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The Locksmith

This modest and competent neo-noir seems to have no urgent reason for being, except perhaps to inject sentimental notions of redemption into the book of neo-noir conventions. Directed by Nicolas Harvard from a script by John Glosser, Ben Kabialis, Chris LaMont, and Joe Russo—working from a story by Blair Kroeber, yet!—the movie opens with a botched robbery. One in which a smarmy corrupt cop named Zwick intercepts the loot while killing one of the robbers. 

These are very soulful robbers, apparently. Just trying to get a nest egg going for their families. Kevin, the one who gets killed, has a young daughter named April. Miller Graham, the title locksmith, has a fiancée and a young daughter. Having kept his mouth shut about the sleazy Zwick (who’s played with standard-issue corrupt-cop assurance by Jeffrey Nordling), Miller gets to spend ten years in prison. 

Upon release, Ryan Phillippe, who plays the character, looks pretty beat down. But he’s got his old friend Frank, who runs a legit locksmithing concern, to set him up with a job. Former fiancée Beth (Kate Bosworth), who used to wait tables at a diner, is now a police detective. Okay. Soon to be retiring as her boss is the hated Zwick. Also: young April has grown up! And she’s been ensnared into a life of prostitution and abuse by a local real estate magnate/sex trafficker (Charlie Weber). Using Miller’s sense of guilt as a psychological lever, April demands he knock over a local gambling party run by her boss so she can take the loot and start a new life. 

Miller is a complete pushover, which is maybe the most noteworthy thing about his character. Even though he’s being hassled anew by Spitz, he agrees to do the job knowing the corrupt cop does the security for the home casino. 

In the meantime, back at the police station, soon-to-retire Zwick is making what he thinks are chess moves with his cops, one of which is giving the wary Beth a promotion to vice. Looking into cold prostitution cases, Beth remarks a downturn in arrests to one of her on-the-take colleagues. “It’s a small town,” he shrugs.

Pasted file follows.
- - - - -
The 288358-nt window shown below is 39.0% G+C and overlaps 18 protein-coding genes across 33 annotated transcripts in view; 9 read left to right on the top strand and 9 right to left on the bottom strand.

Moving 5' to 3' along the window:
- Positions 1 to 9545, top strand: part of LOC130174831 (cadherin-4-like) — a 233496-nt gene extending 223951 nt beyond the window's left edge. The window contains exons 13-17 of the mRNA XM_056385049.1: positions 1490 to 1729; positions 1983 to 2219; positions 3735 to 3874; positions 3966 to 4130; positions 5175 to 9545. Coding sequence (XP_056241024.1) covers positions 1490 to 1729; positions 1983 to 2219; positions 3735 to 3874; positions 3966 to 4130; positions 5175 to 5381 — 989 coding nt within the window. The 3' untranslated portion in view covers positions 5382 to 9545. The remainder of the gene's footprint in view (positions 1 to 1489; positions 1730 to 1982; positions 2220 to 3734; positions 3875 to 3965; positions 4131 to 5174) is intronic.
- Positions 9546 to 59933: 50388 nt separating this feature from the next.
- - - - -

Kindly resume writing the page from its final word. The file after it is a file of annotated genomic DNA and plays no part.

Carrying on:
Well, yes, the unnamed burg in this movie sure is a small town. The web of associations drawn here is so relentlessly obvious and tight that one marvels at the fact it took four whole screenwriters to come up with it. 

If “The Locksmith” offers anything new, it’s in neutering the genre. There’s a femme fatale in all this, but seduction is not her specialty or a part of her scheme. Phillippe’s character is never motivated by anything resembling amour fou or even lust; he’s solely interested in reconstructing the family he lost. Which means, in part, teaching his now 12-year-old daughter Lindsay (played by Madeleine Guilbot, and, yes, the character’s full name IS Lindsay Graham) how to pick locks. Cute. And, by Chekhov, perhaps even useful in the climactic scene! A scene incidentally, whose message can be read as taking the position that you ought never send a man in to do a woman’s job. So that’s different, yes. If only the filmmakers had put it across with a little more enthusiasm.

Now playing in theaters and available on VOD. 

Glenn Kenny

Glenn Kenny was the chief film critic of Premiere magazine for almost half of its existence. He has written for a host of other publications and resides in Brooklyn. Read his answers to our Movie Love Questionnaire here.

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Film Credits

The Locksmith movie poster

The Locksmith (2023)

Rated NR

91 minutes


Ryan Phillippe as Miller

Kate Bosworth as Beth

Ving Rhames as Frank

Jeffrey Nordling as Ian Zwick

Gabriela Quezada Bloomgarden as April Reyes

Madeleine Guilbot as Lindsay Graham

Charlie Weber as Garrett Field


Writer (original story by)





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